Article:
Two months from today, it’s going to be my birthday. I will be wearing sparkly Minnie Mouse ears with an “It’s My Birthday” button on my chest, eating dinner at Disneyland’s Blue Bayou restaurant. I plan on being deliriously, unapologetically happy.
But right now I feel that I owe a bit of an apology for my brazen love of the Mouse House. Like Şermin wrote in her post ‘Feminist Fairy Tales?’ I feel a twinge of guilt at loving these archaic stories. Disney receives a mountain of flack for its dealings, or ambivalence, toward issues of race, sexuality, and gender. And I do agree that Disney has to develop its playbook in order to be relevant and helpful to our (slowly) evolving culture. Gay culture needs to be celebrated instead of being a punchline (this Salon article makes a profound case for the abhorrent ways Disney has downplayed homosexual relationships) and the racist caricatures Need. To. Die (laugh through the pain with this Cracked piece).
And when it comes to calamitous merchandising, the Disney Princess phenomenon is about as feminist-forward as toy vacuum cleaners and washing machines. The Princess round-up, a collection of Disney heroines from 1937’s original Snow White to 2012’s Princess Merida from Brave. The Disney Princess brand was officially launched in 2001, after a new ex-Nike exec noticed that Disney wasn’t exploiting its female characters to their fullest potential. Each movie release had coincided with a flood of specific character costumes, pencil erasers, lunch boxes, and party napkins. But taking the whole lot of them, upping the Texas beauty queen hair and Scarlett O’Hara skirt factor, and mushing them in a disembodied chorus line amidst a background of pink sparkles? Revolutionary!
The first year of Disney Princess marketing and merchandising garnered $300 million in sales for Disney, while 2012 brought in $3 billion. Fairy tale tropes are an easy sell to little girls and their parents, and there is really nothing being sold that Disney can’t plaster their faces on. From fruit-less HFCS fruit snacks to age-inappropriate eyeshadow quads, every bad and potentially damage decision that can be made for a developing child can be made with the help of the Disney Princess line.
The saccharine pastels and overly-shiny gloss of the Disney Princess line makes my stomach lurch. The renderings of Belle and Cinderella on modern-day incantations seem wholly unfamiliar to the Disney renaissance I remember from my late 80’s/early 90’s childhood. I feel much more nostalgic among the Disney Hipster Princesses.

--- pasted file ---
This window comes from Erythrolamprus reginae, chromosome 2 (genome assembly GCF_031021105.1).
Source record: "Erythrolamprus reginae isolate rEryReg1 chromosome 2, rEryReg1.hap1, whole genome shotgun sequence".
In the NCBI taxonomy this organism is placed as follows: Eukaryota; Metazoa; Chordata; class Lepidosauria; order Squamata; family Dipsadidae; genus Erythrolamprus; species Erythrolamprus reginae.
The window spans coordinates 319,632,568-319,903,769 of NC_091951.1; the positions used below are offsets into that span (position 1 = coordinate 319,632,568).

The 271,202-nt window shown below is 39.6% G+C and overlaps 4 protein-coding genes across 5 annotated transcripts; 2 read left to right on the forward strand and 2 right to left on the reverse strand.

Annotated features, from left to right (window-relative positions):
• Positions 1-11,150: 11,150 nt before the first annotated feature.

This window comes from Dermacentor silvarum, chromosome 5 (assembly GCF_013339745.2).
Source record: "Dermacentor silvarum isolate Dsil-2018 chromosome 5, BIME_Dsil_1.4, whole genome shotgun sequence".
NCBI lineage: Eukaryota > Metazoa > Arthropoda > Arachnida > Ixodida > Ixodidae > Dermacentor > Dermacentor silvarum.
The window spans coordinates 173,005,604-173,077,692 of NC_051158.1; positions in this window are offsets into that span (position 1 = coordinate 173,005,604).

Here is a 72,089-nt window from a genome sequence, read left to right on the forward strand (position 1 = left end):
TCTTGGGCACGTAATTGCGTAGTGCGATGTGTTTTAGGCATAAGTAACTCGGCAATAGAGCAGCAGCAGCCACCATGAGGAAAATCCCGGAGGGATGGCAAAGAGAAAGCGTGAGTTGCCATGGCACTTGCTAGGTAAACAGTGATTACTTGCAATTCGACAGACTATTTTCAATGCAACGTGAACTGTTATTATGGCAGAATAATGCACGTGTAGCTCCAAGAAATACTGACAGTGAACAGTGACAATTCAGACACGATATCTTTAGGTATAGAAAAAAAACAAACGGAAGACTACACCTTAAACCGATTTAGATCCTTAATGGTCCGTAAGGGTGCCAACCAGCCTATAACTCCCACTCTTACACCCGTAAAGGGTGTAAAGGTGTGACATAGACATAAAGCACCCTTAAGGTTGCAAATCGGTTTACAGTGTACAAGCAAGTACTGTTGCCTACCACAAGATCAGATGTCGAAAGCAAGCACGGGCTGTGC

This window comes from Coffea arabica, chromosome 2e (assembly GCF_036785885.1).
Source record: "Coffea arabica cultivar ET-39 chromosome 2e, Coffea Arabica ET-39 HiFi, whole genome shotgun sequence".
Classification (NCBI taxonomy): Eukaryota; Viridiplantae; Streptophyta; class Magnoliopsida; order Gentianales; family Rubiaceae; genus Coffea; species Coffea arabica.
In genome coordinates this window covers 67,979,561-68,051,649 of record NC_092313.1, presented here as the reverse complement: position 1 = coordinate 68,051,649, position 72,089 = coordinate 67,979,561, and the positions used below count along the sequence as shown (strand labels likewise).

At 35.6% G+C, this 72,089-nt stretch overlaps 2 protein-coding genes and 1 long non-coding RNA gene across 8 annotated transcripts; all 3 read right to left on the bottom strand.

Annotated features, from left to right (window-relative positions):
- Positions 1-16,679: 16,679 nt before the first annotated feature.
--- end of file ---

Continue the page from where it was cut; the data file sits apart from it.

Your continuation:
Since my vacation package is purchased and my time off work request approved, I’ve been brushing up on “the classics” in anticipation. Secretly, alone, with the shades drawn. And while I can’t say that a vintage film like Sleeping Beauty has much in the way of redeeming modern life lessons (although the artwork is heartbreakingly beautiful in a way 21st century CGI can ever hope for), I find that there is more to the movies of my childhood—The Little Mermaid, Beauty and the Beast, Aladdin, and The Lion King—than commonly gets credit. Rewatching Aladdin, I remember being first introduced to the concept that guys fighting for you wasn’t always so great. “I’m not a prize to be won!” she insists, words that were a puzzling revelation at age 9. We’re not? Belle’s proclamation that she wanted “adventure in the great wide somewhere” rooted miles deeper into my young heart than how cute the beast turned out to be. I love the matriarchy of lions keeping hope together in The Lion King’s pride lands, and Nala rousing Simba’s lame college burnout ass back to his destiny. I can still taste the validation when Ariel described who I wanted to be: “bright young women, sick of swimmin’, ready to stand.”
The truth is, of all the cultural tent poles, Disney movies fucked me up the least. Much less than Barbie. Far less than Sweet Valley High. And a million times less than flipping through any magazine and its ads. These women talked. They had dreams. They had problems. They didn’t look like the perfectly-preened princesses sold to girls today; Cinderella spent 85% of the movie in rags, and Belle was in that unforgettable golden ball gown for five minutes out of 95. Unlike the merchandising downfall, the real movie characters had to wade through a bunch of shit for a few minutes of sparkle, which is a bridge from fairy tale to reality. A few days out of a year, I get an occasion to get my hair did, put on my sparkliest shoes, and wear the coolest dress in my closet. The rest of the time it’s ho-hum jeans and writing day sweatpants. Because that’s the life of a heroine. Not a princess.